A deep dive into data governance

Opinion by Dan Raywood

I recently met with Jim Orr, author of Data governance for the executive, to try and understand what he meant by that term.

I recently met with Jim Orr, author of Data governance for the executive, to try and understand what he meant by that term.

The book was released last October and I began by asking him what he meant by data governance and security and how the two work together. He said: “I think the biggest thing with security is that with governance you've got all these custodians throughout the organisation. What they do is they bring visibility into a variety of different operations, processes and activities with the data that is not visible, unless you've got that type of environment of which to capture in.

“We know that somebody over here is using spreadsheets to run core business operations and we know that it's a shared server, but all of a sudden it becomes invisible. We understand folk are taking stuff home on their laptop that maybe they shouldn't, all that different type of stuff. So it's that type of security privacy that starts to enhance and mitigate the risk around a breach.”

So if that concept doesn't make sense, I asked Orr if data governance is something that businesses and IT managers are particularly aware of, or if they knew about the challenges around it?

He said that we are at a point in the evolution of data governance where organisations are becoming very aware of it, and, while they do not necessarily know what it is, everybody's got a different perspective of it.

“The core of the book is about demonstrating a holistic value in governance, and presenting it to executives and legislators so they understand it. When it comes to security and privacy, the value there obviously is mitigated risk; the Ponemon Institute said in 2010 that the average breach is going to cost £5.1m, I think.

“So you go back to the custodians and stewards who can bring visibility to it and mitigate their risk. The Ponemon study also found that over 40 per cent of breaches are attributed to business partners. So, where is the data strategy around doing business with business partners? That's where governance comes in as well. So governance can come in and help, you know, be the framework and the body for establishing what that data policy should be, you know, with business partners.”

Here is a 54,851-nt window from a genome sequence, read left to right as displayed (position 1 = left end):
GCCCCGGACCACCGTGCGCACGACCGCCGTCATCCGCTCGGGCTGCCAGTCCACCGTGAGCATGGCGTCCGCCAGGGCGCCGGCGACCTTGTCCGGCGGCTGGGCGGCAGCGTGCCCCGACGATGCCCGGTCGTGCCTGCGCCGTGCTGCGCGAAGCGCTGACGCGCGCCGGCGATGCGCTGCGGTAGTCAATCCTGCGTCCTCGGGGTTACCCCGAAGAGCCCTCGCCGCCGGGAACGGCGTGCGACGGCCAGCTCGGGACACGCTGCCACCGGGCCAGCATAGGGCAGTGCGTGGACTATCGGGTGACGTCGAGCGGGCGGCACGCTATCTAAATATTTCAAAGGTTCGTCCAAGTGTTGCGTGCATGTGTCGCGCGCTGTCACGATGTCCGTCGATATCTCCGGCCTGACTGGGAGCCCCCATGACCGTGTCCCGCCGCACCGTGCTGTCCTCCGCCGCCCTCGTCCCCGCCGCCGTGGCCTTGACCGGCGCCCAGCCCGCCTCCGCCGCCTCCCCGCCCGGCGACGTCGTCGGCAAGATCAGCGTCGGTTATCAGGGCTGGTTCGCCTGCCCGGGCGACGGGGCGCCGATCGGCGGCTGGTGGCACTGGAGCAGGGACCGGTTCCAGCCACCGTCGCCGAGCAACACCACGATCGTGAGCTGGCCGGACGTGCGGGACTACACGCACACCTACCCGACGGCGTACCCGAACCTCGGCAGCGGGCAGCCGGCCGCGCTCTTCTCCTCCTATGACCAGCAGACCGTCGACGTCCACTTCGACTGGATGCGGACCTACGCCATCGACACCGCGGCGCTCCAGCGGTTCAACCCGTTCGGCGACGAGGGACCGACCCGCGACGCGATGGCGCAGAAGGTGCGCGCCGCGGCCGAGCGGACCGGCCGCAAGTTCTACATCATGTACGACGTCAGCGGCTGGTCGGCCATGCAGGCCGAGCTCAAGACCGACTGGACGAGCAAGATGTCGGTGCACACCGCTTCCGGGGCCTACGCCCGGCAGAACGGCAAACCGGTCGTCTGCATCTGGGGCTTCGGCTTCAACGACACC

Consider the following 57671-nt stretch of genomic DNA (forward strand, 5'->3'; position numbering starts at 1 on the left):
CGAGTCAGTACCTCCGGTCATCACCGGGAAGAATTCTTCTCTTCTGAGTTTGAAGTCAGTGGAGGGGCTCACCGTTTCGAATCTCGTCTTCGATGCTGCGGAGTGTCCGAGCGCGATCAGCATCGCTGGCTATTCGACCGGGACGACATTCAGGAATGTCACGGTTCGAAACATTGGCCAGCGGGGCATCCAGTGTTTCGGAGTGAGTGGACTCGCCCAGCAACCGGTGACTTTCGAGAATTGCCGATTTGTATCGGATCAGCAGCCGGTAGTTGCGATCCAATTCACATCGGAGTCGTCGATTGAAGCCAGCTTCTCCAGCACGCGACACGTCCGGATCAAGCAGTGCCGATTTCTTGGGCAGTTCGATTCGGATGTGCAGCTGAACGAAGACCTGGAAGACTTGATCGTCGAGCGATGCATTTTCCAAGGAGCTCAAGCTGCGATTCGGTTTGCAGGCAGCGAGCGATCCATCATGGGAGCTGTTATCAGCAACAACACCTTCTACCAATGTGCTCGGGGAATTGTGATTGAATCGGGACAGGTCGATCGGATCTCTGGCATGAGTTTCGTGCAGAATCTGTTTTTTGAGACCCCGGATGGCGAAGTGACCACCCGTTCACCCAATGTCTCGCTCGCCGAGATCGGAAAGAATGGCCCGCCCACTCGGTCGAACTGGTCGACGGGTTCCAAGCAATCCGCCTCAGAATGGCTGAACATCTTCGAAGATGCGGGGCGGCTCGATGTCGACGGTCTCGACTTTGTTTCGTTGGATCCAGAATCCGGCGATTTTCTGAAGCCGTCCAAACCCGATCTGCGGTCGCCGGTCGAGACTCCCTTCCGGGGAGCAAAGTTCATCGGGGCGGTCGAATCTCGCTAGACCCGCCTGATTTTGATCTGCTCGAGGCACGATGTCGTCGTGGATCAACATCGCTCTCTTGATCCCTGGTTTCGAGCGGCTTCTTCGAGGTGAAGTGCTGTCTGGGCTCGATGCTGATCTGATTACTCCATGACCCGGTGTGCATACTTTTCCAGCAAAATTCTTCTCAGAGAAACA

Asked if that relates to the ownership and knowledge of the data, Orr said yes – it is a case of knowing what you've got. So I asked Orr if he saw data governance as a kind of concept, or as a technology or policy, or as a combination of all three.

He said: “It's a discipline, and it's made up of both business process that defines and manages a data policy, as well as technologies that implement that policy. So that's kind of what governance is, at least in our mind.”

Moving on to data loss, I cited a recent conversation with information commissioner Christopher Graham in which he said that there needs to be awareness among staff of the sensitivity of data. So does that come back to data governance?

Orr said: “Absolutely, and the governance plays into the role of developing that policy for the organisation. A lot of organisations are coming up with formal education programmes on how you handle data. I mean my company does that, but there's a lot more of that going on, and it doesn't just hold true with the companies who have historically dealt with the real sensitive data, but it's across the board.